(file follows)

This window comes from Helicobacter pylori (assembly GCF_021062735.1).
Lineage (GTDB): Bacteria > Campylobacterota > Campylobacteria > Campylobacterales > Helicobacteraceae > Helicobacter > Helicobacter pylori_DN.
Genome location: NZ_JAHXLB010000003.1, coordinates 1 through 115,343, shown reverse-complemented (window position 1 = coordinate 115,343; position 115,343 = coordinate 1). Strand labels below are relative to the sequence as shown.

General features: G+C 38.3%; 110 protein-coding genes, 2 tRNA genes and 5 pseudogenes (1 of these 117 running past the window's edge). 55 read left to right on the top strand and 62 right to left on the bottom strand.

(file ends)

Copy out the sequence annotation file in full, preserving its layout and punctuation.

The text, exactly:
This window comes from Helicobacter pylori (assembly GCF_021062735.1).
Lineage (GTDB): Bacteria > Campylobacterota > Campylobacteria > Campylobacterales > Helicobacteraceae > Helicobacter > Helicobacter pylori_DN.
Genome location: NZ_JAHXLB010000003.1, coordinates 1 through 115,343, shown reverse-complemented (window position 1 = coordinate 115,343; position 115,343 = coordinate 1). Strand labels below are relative to the sequence as shown.

General features: G+C 38.3%; 110 protein-coding genes, 2 tRNA genes and 5 pseudogenes (1 of these 117 running past the window's edge). 55 read left to right on the top strand and 62 right to left on the bottom strand.